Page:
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Richmond Beach UCC hosts homeless encampment

Richmond Beach Congregational UCC in Shoreline began hosting a 90-day United We Stand encampment of 25 homeless people on March 21.

richmond beach UCC camp

Homeless set up tents for 90 days.      Photo courtesy of Marcia McLaughlin

The camp, which includes two children, can admit up to a maximum of 35 people who are seeking housing and jobs, said Marcia McLaughlin, commissioned spiritual director at Richmond Beach UCC.

“We’re working with Greater Seattle Cares to provide meals and other needed items, such as blankets, batteries and tents,” she said.

The camp has a microwave for cooking.  The church is providing one hot meal a week, and is inviting other churches, neighbors and other organizations to provide other hot meals.

“A few years ago, the Richmond Beach Congregational Church chose to make helping those who are homeless our top outreach goal,” Marcia said.

“Prior to hosting the encampment, our outreach has included providing transitional housing by working with Compass Housing Alliance to use the two houses that we own, providing meals and needed items to Mary’s Place and Elizabeth Gregory House, and making sandwiches for a day shelter operated by Compass Housing Alliance,” she said.

The church has voted that hospitality was a top priority within their neighborhood, the church and beyond.

“This opportunity to host a small encampment is a perfect blend of our goals of working with those who are homeless and hospitality,” Marcia said.

“Within less than a week of United We Stand moving onto church property, the church was working with the Richmond Beach Library and the neighborhood Syre Elementary School to broaden our outreach to the encampment,” she added.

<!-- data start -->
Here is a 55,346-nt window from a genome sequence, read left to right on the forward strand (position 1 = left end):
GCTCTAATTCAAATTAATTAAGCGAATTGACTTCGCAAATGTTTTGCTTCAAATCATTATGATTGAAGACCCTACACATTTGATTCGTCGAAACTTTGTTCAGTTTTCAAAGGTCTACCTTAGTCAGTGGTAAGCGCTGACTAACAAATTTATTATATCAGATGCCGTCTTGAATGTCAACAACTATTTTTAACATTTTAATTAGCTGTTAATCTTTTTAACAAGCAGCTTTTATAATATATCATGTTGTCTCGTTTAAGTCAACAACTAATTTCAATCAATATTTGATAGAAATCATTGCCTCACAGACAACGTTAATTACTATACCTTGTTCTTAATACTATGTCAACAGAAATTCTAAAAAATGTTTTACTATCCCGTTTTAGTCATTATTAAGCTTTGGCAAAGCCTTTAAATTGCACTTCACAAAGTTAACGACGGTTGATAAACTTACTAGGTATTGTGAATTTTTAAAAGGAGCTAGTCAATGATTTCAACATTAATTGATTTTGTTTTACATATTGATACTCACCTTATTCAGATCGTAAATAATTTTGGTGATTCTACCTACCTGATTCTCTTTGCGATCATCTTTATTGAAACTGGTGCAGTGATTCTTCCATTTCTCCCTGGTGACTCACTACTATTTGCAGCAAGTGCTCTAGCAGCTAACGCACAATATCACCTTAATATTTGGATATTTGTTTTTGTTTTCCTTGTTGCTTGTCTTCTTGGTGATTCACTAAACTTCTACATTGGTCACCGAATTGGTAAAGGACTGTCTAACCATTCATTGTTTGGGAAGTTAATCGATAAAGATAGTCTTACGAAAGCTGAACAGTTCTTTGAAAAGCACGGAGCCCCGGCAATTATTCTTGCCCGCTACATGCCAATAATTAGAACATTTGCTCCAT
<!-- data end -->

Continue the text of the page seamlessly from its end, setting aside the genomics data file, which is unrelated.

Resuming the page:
The library is helping encampment residents get county library cards and will help with computer access at the library.

“This is a benefit because people need to register now for the lottery with the Seattle Housing Authority for Section 8 housing,” Marcia said.

One camp resident and Marcia met with the 4th-to-sixth-grade service club to talk about the camp.  The students will brainstorm how to help.  

On April 8, Kae Eaton from the Mental Health Chaplaincy led a workshop on how to companion those who are homeless.

At 7 p.m., Wednesday, May 13, Richard LeMieux, author of Breakfast at Sally’s, will be a guest speaker at the church.

His book is the story of his own descent into homelessness.  Richard is a writer and ex-businessman who was once happily married and the owner of several cars and three boats. Evicted from his luxury home after his business failed, and living with his dog, Willow, in a beat-up old van, he wrote Breakfast at Sally’s on secondhand typewriter. 

Now an international public speaker, he tells of his experiences as a homeless person and speaks on behalf of homeless people, educating people and offering hope.  He lives in Bremerton with Willow.

“It’s easy to look from afar,” said Richard. “We see people panhandling and living in cars. Most figure they’ve always been down. Maybe they fell further than we think.”

Marcia said the church is planning other educational opportunities, as well.

For information, call 206-542-7477 or email


Copyright © April 2015 - Pacific Northwest United Church of Christ Conference News


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